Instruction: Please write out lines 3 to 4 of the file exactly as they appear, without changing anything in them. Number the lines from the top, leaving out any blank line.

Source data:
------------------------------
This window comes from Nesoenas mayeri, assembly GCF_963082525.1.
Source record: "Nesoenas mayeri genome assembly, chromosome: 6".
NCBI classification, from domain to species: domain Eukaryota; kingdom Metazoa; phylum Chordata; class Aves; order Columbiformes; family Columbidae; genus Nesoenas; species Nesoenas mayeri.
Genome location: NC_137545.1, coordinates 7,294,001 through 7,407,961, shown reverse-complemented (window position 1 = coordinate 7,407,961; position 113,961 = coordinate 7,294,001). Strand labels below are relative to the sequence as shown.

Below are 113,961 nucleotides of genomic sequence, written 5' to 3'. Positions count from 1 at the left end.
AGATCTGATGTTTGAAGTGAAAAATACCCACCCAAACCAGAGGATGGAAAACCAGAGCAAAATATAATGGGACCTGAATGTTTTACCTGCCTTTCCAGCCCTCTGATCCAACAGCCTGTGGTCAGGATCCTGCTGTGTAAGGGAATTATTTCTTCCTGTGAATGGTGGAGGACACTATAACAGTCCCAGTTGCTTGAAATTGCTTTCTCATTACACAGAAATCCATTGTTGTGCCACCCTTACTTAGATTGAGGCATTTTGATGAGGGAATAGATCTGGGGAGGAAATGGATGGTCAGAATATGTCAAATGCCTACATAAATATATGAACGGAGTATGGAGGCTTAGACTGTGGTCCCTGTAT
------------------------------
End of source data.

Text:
NCBI classification, from domain to species: domain Eukaryota; kingdom Metazoa; phylum Chordata; class Aves; order Columbiformes; family Columbidae; genus Nesoenas; species Nesoenas mayeri.
Genome location: NC_137545.1, coordinates 7,294,001 through 7,407,961, shown reverse-complemented (window position 1 = coordinate 7,407,961; position 113,961 = coordinate 7,294,001). Strand labels below are relative to the sequence as shown.